HEALTH authorities are pleading for parents to make sure their kids whooping cough vaccinations are up to date following a frightening spike in cases this year.
In the past two months, Queensland Health has been notified of 14 outbreaks in schools in the Gold Coast, Darling Downs and North Brisbane areas.
Acting Executive Director, Communicable Diseases Branch, Dr Heidi Carroll said the department has received 1,595 notifications of whooping cough across the state, a 25 percent increase on notifications from the same time last year.
ARTICLE CONTINUES AFTER THIS ADVERTISEMENT
“It’s not as high as we’ve seen in the last decade, but it’s tracking upwards, which is why it’s important to ensure you and your children’s whooping cough vaccinations are up-to-date,” she said.
“Whooping cough epidemics generally occur every three to four years – and we have not seen a high number of cases since the epidemic that commenced in 2008 and continued until 2012.”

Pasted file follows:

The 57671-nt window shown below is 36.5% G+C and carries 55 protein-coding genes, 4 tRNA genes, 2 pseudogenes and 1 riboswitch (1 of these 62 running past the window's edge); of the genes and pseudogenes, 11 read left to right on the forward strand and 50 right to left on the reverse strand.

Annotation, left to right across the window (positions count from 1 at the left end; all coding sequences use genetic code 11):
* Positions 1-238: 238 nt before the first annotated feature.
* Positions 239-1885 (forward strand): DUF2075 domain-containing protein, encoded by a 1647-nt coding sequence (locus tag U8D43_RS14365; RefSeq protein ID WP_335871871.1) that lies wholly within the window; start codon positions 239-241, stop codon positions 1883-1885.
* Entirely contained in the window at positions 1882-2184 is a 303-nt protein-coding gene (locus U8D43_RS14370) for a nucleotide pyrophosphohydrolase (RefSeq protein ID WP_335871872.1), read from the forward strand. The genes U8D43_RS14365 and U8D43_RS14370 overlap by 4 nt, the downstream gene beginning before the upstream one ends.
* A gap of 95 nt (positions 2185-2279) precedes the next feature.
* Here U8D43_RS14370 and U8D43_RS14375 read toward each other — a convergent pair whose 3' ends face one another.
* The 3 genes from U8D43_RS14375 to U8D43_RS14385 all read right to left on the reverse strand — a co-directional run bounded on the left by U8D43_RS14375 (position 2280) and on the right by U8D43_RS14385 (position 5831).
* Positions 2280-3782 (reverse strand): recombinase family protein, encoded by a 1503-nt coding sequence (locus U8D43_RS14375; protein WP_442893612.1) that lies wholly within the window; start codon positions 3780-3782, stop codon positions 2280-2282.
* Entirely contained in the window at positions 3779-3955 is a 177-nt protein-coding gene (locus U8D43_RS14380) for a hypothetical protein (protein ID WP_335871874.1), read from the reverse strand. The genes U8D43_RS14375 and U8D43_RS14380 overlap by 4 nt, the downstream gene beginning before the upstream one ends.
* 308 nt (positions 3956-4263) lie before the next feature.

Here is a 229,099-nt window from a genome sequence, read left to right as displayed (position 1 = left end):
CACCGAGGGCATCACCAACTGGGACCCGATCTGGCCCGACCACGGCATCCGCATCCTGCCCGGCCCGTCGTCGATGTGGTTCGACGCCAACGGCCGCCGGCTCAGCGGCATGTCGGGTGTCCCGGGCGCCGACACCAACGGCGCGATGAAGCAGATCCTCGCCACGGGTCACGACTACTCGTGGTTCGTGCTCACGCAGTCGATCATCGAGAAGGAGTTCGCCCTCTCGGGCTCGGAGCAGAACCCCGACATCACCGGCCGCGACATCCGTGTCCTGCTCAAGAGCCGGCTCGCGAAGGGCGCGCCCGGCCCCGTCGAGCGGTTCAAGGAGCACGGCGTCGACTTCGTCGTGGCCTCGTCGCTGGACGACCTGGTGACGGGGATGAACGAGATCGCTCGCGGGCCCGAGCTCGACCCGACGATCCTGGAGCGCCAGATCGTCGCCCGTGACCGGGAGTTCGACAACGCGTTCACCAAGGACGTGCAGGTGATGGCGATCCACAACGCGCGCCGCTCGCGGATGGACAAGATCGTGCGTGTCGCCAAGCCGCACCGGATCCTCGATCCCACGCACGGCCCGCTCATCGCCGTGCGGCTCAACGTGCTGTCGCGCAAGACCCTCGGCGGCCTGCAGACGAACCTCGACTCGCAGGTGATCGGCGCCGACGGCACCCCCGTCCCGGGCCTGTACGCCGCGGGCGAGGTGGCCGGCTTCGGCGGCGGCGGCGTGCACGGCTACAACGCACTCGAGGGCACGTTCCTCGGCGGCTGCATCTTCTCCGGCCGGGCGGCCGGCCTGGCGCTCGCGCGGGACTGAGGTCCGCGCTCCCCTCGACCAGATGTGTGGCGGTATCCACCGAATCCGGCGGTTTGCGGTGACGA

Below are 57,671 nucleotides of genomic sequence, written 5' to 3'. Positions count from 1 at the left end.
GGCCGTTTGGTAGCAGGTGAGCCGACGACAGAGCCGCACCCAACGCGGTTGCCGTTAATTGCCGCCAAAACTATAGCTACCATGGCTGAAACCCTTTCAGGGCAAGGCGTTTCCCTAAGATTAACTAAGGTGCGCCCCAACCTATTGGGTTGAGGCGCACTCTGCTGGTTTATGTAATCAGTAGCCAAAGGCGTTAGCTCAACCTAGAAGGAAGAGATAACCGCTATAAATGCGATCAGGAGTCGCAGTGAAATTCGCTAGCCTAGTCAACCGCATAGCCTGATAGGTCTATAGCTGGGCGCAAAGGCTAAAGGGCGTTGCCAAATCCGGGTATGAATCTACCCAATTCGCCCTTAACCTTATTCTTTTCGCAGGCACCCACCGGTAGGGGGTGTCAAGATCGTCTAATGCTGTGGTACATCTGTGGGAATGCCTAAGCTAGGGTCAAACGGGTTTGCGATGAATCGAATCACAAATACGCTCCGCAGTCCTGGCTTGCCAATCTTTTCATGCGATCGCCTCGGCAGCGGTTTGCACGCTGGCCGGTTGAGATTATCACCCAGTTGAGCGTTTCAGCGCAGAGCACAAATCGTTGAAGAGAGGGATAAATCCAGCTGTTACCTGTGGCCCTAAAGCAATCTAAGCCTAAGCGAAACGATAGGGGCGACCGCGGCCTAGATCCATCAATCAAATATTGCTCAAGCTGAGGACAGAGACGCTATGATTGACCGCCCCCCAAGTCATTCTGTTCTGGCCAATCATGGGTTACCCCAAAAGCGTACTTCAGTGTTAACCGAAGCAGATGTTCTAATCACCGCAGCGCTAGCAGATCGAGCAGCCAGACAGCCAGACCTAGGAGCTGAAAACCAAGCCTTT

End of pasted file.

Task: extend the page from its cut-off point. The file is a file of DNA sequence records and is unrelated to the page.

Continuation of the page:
Whooping Cough is particularly dangerous for infants, with most hospitalisations and deaths occurring in babies younger than six months of age.
Dr Carrol said the best way for infants to be protected against the potentially deadly infection is for their mother to be vaccinated during pregnancy.
“The Whooping cough vaccine for pregnant women is free under the National Immunisation Program and recommended in the third trimester of each pregnancy,” she said.
The childhood schedule includes whooping cough vaccines for babies at two, four, and six months of age, with booster doses for children at 18 months, four years, and in year 7.
A Whooping cough vaccination is also recommended every ten years for healthcare workers, early childhood workers, people in close contact with infants, and people aged 65 and over.